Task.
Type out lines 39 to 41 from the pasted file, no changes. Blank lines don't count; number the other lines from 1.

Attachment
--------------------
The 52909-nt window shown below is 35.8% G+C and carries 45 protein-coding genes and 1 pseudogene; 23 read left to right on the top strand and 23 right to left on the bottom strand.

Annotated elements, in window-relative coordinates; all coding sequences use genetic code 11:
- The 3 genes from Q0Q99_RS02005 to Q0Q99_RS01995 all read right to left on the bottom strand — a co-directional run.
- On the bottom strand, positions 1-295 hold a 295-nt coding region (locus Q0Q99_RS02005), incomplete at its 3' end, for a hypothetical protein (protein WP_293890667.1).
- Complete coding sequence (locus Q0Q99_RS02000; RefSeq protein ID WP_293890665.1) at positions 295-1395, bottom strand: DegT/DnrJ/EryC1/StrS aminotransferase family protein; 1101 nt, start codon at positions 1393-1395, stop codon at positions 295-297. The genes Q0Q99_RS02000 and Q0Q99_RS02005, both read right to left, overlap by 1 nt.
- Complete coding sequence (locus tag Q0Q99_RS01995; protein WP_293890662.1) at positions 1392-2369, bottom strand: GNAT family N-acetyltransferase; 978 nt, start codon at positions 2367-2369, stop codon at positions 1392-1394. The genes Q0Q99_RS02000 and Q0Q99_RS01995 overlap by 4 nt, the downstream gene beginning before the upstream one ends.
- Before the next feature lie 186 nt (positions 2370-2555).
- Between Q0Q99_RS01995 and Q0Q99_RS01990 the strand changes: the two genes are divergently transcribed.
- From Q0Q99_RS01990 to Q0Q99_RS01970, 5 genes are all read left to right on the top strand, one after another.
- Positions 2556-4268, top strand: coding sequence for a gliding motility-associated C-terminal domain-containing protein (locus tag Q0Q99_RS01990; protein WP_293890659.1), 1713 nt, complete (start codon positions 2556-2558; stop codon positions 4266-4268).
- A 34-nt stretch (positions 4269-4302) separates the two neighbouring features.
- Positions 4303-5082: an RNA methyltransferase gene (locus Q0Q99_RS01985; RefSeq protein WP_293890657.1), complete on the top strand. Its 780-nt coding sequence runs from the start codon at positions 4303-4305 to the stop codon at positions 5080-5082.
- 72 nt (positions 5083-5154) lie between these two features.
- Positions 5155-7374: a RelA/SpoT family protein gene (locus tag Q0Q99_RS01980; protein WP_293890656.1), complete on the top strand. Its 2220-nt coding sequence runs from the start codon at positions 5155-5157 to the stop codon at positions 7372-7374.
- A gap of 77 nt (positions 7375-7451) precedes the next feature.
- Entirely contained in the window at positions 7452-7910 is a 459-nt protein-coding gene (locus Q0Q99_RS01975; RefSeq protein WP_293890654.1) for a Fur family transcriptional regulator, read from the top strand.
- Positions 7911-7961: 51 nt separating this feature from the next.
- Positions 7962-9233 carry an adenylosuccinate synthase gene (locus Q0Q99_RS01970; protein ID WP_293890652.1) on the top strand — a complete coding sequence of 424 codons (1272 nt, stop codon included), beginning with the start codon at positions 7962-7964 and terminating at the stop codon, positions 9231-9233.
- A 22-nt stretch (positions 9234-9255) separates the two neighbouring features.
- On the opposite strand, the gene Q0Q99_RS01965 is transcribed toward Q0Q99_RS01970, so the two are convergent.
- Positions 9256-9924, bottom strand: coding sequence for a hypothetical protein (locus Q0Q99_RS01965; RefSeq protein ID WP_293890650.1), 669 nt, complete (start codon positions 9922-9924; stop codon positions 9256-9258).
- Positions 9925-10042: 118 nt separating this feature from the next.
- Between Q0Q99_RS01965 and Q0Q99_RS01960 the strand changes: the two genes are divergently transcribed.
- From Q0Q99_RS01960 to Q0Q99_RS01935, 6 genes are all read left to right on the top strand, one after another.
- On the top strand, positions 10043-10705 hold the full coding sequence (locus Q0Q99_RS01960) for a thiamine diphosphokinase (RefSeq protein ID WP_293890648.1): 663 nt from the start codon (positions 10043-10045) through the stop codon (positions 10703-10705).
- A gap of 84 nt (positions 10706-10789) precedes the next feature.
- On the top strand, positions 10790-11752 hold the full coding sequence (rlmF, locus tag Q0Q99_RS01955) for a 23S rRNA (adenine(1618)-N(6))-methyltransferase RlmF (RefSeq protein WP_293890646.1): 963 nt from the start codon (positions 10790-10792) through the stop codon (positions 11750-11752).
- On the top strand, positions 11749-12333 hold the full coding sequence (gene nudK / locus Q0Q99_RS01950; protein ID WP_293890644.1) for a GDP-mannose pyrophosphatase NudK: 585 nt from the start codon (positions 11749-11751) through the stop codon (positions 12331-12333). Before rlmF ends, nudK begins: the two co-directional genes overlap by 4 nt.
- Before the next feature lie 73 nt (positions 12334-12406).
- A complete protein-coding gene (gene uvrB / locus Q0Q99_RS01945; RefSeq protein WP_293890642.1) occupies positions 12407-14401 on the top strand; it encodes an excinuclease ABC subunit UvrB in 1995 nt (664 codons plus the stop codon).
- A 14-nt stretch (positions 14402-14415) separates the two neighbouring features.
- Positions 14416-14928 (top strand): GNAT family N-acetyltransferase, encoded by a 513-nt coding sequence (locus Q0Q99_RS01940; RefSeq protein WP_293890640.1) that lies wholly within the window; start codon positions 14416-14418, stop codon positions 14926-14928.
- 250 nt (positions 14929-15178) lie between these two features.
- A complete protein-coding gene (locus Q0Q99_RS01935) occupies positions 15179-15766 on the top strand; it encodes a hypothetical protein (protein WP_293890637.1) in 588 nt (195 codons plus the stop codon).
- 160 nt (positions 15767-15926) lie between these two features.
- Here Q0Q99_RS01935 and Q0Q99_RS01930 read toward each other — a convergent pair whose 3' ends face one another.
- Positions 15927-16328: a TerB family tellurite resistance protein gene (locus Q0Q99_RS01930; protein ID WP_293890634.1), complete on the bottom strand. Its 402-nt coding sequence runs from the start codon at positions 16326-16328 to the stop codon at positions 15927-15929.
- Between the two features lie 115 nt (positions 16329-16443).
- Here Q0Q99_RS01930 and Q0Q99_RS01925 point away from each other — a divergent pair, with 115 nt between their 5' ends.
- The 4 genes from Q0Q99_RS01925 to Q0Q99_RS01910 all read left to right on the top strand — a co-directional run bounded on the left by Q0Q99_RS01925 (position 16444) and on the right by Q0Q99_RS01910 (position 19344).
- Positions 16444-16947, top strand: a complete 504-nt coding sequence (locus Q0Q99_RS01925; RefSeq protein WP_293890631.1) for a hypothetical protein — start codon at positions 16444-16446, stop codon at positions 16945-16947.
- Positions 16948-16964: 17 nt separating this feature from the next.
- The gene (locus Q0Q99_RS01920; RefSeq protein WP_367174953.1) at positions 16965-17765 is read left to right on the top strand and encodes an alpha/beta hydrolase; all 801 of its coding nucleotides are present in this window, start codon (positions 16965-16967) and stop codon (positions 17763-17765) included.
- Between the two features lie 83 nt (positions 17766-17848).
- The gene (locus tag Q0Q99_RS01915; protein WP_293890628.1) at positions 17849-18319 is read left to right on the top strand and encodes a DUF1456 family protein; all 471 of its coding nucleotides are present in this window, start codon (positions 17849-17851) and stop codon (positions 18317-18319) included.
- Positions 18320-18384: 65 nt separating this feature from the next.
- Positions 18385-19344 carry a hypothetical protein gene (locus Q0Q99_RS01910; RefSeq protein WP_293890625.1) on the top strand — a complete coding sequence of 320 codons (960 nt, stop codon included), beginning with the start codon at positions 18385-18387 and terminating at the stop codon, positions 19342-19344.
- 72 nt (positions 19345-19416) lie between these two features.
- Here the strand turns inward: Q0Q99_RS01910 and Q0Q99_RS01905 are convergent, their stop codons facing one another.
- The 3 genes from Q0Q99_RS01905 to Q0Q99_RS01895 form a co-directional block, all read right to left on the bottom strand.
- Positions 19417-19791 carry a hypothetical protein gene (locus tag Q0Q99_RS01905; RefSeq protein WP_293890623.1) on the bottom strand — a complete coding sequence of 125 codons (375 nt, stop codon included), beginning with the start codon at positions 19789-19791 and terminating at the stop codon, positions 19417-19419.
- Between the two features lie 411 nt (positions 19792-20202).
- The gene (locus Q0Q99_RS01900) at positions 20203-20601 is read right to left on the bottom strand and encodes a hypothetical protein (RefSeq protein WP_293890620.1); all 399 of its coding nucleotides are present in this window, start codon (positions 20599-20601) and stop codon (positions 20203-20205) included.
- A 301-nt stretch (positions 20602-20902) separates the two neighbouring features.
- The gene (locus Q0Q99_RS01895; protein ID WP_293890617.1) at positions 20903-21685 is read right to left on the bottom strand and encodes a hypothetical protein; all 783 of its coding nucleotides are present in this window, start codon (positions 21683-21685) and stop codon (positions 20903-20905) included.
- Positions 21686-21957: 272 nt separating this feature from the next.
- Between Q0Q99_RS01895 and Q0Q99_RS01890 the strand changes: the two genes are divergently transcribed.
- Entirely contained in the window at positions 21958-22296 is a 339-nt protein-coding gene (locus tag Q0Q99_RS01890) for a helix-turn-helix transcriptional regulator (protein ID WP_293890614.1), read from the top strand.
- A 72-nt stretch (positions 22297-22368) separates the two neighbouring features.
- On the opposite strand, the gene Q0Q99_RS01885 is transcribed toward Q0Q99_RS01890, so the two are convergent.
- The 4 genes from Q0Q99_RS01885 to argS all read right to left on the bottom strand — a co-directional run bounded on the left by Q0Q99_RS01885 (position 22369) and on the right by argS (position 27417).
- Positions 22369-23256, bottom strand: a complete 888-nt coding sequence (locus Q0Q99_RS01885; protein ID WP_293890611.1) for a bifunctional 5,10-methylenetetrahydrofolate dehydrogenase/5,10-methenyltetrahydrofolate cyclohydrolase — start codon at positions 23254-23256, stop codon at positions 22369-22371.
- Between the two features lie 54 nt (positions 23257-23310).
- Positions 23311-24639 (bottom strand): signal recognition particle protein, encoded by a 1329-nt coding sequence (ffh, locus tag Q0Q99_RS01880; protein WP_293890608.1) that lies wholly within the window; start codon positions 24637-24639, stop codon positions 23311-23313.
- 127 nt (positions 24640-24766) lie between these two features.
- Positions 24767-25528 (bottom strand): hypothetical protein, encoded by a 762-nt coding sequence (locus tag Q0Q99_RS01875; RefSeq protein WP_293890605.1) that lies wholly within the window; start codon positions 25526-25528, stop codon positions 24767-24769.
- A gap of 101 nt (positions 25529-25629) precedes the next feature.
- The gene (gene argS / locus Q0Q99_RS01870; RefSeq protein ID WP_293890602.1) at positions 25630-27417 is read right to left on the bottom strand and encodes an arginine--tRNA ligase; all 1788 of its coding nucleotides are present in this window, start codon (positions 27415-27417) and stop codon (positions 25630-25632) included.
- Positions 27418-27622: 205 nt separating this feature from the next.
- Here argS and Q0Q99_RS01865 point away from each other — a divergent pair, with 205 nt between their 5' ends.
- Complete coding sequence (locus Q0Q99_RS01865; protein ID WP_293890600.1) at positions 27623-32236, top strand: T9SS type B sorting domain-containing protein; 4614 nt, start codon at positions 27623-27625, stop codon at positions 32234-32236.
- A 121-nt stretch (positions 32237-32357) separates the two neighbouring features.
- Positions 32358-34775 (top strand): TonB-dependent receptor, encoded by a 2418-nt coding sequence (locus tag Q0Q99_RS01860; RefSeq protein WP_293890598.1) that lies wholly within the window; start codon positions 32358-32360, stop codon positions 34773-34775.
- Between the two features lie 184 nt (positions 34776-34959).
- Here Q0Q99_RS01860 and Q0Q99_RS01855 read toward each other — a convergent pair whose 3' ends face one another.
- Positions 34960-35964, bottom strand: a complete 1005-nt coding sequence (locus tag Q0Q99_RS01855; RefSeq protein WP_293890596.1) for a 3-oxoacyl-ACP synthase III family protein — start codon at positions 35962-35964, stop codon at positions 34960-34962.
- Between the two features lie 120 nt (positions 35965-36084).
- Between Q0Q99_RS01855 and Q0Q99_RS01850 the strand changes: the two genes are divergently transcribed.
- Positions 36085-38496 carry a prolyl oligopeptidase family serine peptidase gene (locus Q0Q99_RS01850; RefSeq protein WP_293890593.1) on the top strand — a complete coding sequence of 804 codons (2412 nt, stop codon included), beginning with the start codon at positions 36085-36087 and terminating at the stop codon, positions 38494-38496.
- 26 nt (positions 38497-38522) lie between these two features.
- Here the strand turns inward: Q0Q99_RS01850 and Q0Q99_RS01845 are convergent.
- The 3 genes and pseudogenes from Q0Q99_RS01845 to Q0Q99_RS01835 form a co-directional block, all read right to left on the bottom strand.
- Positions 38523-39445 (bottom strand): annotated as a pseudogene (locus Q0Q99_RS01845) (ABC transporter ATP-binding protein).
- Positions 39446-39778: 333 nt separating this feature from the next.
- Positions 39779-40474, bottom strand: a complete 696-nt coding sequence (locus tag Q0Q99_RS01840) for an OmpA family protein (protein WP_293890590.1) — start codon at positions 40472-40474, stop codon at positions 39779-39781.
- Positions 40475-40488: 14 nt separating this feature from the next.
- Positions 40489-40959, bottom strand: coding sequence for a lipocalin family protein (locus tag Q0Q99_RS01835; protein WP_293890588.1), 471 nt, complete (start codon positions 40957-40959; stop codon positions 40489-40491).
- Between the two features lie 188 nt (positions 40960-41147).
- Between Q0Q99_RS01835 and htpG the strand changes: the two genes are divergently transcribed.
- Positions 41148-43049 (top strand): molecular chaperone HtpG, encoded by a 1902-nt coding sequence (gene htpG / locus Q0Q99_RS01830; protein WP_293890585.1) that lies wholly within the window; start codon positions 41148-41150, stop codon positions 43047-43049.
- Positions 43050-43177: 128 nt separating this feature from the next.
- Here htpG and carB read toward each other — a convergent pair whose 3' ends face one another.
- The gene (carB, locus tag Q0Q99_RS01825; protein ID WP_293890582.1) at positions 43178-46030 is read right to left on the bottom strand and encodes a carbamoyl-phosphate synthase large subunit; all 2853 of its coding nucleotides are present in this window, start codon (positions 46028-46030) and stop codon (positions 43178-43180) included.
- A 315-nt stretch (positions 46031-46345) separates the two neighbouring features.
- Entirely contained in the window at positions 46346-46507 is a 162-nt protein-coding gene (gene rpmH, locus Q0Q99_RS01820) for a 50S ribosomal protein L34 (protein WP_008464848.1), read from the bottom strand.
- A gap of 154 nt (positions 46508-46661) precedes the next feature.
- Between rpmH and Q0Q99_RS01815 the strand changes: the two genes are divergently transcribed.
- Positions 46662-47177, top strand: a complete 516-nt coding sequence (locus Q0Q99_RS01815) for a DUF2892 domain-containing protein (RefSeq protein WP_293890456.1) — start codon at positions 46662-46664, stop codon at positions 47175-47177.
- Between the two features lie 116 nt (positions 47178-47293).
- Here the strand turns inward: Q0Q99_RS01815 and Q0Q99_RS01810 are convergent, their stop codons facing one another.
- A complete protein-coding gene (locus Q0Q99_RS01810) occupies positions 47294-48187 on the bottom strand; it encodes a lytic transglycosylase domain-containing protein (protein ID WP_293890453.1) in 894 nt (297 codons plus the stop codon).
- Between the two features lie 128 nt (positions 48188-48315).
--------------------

- Here Q0Q99_RS01930 and Q0Q99_RS01925 point away from each other — a divergent pair, with 115 nt between their 5' ends.
- The 4 genes from Q0Q99_RS01925 to Q0Q99_RS01910 all read left to right on the top strand — a co-directional run bounded on the left by Q0Q99_RS01925 (position 16444) and on the right by Q0Q99_RS01910 (position 19344).
- Positions 16444-16947, top strand: a complete 504-nt coding sequence (locus Q0Q99_RS01925; RefSeq protein WP_293890631.1) for a hypothetical protein — start codon at positions 16444-16446, stop codon at positions 16945-16947.